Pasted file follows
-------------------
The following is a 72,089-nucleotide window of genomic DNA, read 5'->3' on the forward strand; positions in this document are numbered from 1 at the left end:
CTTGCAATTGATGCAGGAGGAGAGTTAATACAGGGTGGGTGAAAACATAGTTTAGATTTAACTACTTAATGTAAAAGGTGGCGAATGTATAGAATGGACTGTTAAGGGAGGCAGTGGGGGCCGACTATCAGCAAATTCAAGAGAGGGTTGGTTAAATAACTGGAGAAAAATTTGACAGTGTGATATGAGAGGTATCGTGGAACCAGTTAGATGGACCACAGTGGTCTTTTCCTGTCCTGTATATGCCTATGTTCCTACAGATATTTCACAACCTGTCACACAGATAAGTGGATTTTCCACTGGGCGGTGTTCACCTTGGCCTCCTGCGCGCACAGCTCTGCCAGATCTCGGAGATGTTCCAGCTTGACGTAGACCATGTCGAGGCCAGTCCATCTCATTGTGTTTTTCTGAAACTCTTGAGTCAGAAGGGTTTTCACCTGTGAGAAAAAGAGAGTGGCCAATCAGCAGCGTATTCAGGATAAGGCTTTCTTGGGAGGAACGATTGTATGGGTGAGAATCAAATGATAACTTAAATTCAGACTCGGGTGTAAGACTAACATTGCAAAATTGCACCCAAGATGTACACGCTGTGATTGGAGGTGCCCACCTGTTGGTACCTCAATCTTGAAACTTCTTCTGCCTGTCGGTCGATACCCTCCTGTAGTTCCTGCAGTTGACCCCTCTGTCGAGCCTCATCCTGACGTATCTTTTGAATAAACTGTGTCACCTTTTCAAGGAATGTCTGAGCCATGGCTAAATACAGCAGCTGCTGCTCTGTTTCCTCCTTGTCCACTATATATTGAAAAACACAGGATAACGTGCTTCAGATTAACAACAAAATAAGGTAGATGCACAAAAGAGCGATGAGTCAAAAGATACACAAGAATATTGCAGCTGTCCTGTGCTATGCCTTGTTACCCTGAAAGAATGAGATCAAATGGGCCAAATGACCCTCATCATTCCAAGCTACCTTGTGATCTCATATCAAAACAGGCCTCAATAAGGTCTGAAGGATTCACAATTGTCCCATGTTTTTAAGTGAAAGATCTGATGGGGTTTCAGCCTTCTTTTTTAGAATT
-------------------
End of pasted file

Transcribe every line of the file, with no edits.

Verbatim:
The following is a 72,089-nucleotide window of genomic DNA, read 5'->3' on the forward strand; positions in this document are numbered from 1 at the left end:
CTTGCAATTGATGCAGGAGGAGAGTTAATACAGGGTGGGTGAAAACATAGTTTAGATTTAACTACTTAATGTAAAAGGTGGCGAATGTATAGAATGGACTGTTAAGGGAGGCAGTGGGGGCCGACTATCAGCAAATTCAAGAGAGGGTTGGTTAAATAACTGGAGAAAAATTTGACAGTGTGATATGAGAGGTATCGTGGAACCAGTTAGATGGACCACAGTGGTCTTTTCCTGTCCTGTATATGCCTATGTTCCTACAGATATTTCACAACCTGTCACACAGATAAGTGGATTTTCCACTGGGCGGTGTTCACCTTGGCCTCCTGCGCGCACAGCTCTGCCAGATCTCGGAGATGTTCCAGCTTGACGTAGACCATGTCGAGGCCAGTCCATCTCATTGTGTTTTTCTGAAACTCTTGAGTCAGAAGGGTTTTCACCTGTGAGAAAAAGAGAGTGGCCAATCAGCAGCGTATTCAGGATAAGGCTTTCTTGGGAGGAACGATTGTATGGGTGAGAATCAAATGATAACTTAAATTCAGACTCGGGTGTAAGACTAACATTGCAAAATTGCACCCAAGATGTACACGCTGTGATTGGAGGTGCCCACCTGTTGGTACCTCAATCTTGAAACTTCTTCTGCCTGTCGGTCGATACCCTCCTGTAGTTCCTGCAGTTGACCCCTCTGTCGAGCCTCATCCTGACGTATCTTTTGAATAAACTGTGTCACCTTTTCAAGGAATGTCTGAGCCATGGCTAAATACAGCAGCTGCTGCTCTGTTTCCTCCTTGTCCACTATATATTGAAAAACACAGGATAACGTGCTTCAGATTAACAACAAAATAAGGTAGATGCACAAAAGAGCGATGAGTCAAAAGATACACAAGAATATTGCAGCTGTCCTGTGCTATGCCTTGTTACCCTGAAAGAATGAGATCAAATGGGCCAAATGACCCTCATCATTCCAAGCTACCTTGTGATCTCATATCAAAACAGGCCTCAATAAGGTCTGAAGGATTCACAATTGTCCCATGTTTTTAAGTGAAAGATCTGATGGGGTTTCAGCCTTCTTTTTTAGAATT